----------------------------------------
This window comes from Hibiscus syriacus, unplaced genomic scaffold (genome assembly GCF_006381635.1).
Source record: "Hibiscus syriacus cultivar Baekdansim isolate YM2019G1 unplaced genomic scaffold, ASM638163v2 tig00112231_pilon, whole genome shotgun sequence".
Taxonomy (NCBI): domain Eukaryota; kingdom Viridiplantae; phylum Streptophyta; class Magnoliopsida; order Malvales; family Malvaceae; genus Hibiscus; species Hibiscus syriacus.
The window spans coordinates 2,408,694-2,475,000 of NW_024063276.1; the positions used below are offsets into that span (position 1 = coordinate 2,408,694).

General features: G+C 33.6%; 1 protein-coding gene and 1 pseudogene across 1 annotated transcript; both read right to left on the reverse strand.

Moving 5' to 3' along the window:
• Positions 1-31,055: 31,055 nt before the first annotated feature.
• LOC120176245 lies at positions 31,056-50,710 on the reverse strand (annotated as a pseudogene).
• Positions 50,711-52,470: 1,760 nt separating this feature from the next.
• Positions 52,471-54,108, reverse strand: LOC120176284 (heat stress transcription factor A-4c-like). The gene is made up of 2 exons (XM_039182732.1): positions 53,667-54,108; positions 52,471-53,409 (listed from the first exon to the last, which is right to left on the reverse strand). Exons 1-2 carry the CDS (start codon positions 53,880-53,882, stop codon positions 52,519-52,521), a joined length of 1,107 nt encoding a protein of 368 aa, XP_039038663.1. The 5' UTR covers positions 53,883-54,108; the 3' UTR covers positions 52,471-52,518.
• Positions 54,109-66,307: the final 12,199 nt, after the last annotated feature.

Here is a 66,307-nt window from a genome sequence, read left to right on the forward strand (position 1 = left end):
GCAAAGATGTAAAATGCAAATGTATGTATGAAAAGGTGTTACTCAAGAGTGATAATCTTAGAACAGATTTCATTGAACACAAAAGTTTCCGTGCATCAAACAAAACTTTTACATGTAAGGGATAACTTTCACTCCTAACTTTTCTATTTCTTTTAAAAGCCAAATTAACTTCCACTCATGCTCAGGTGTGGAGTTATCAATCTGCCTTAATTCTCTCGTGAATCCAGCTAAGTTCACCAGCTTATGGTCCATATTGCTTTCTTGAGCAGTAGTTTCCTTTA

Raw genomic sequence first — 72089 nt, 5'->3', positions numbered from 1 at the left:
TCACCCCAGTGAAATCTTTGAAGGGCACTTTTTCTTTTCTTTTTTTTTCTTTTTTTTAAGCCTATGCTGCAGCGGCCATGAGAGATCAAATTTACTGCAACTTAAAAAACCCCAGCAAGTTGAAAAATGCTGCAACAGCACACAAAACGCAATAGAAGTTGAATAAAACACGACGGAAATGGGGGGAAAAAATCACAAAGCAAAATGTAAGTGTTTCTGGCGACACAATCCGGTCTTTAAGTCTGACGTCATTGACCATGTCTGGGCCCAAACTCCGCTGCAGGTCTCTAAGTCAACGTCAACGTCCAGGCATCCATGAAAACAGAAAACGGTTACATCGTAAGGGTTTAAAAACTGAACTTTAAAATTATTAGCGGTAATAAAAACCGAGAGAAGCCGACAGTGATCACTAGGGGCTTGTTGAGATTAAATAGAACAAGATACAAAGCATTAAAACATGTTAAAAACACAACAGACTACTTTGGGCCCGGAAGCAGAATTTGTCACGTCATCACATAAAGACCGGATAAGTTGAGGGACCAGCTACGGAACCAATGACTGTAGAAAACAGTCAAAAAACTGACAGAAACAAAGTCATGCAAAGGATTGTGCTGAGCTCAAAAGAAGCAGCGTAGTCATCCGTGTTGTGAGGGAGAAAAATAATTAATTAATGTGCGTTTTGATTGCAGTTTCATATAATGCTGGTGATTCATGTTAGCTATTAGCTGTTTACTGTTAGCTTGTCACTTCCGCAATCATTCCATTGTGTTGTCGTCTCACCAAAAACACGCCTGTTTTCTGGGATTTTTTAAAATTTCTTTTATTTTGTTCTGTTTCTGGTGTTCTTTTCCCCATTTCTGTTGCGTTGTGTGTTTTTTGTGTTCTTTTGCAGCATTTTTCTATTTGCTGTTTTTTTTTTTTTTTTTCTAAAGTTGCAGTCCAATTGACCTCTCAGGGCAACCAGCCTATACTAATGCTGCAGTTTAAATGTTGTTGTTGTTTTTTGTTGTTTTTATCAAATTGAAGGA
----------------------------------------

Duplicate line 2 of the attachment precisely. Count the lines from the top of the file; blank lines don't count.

Source record: "Hibiscus syriacus cultivar Baekdansim isolate YM2019G1 unplaced genomic scaffold, ASM638163v2 tig00112231_pilon, whole genome shotgun sequence".